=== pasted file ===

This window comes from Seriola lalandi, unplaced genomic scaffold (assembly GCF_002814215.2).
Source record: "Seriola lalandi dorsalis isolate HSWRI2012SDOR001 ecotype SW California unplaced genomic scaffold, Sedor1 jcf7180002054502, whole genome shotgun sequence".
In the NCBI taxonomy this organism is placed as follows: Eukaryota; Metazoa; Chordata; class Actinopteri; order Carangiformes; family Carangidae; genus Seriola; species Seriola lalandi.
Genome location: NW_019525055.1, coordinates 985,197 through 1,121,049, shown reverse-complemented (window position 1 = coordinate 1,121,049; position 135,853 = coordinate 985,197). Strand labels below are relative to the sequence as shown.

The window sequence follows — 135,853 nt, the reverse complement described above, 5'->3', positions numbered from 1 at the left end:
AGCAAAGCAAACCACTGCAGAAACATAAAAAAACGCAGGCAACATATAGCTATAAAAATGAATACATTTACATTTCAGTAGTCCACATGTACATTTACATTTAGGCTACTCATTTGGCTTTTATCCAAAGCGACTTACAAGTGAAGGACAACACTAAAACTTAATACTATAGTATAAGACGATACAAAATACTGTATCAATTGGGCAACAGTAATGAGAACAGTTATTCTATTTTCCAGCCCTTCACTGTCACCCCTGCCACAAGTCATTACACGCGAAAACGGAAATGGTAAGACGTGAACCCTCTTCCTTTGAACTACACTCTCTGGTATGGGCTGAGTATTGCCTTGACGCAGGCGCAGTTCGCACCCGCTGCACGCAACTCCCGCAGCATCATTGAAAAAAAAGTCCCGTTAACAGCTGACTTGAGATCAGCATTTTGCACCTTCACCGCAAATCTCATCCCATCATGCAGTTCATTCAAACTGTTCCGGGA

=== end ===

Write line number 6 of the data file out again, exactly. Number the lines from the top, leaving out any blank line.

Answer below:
AGCAAAGCAAACCACTGCAGAAACATAAAAAAACGCAGGCAACATATAGCTATAAAAATGAATACATTTACATTTCAGTAGTCCACATGTACATTTACATTTAGGCTACTCATTTGGCTTTTATCCAAAGCGACTTACAAGTGAAGGACAACACTAAAACTTAATACTATAGTATAAGACGATACAAAATACTGTATCAATTGGGCAACAGTAATGAGAACAGTTATTCTATTTTCCAGCCCTTCACTGTCACCCCTGCCACAAGTCATTACACGCGAAAACGGAAATGGTAAGACGTGAACCCTCTTCCTTTGAACTACACTCTCTGGTATGGGCTGAGTATTGCCTTGACGCAGGCGCAGTTCGCACCCGCTGCACGCAACTCCCGCAGCATCATTGAAAAAAAAGTCCCGTTAACAGCTGACTTGAGATCAGCATTTTGCACCTTCACCGCAAATCTCATCCCATCATGCAGTTCATTCAAACTGTTCCGGGA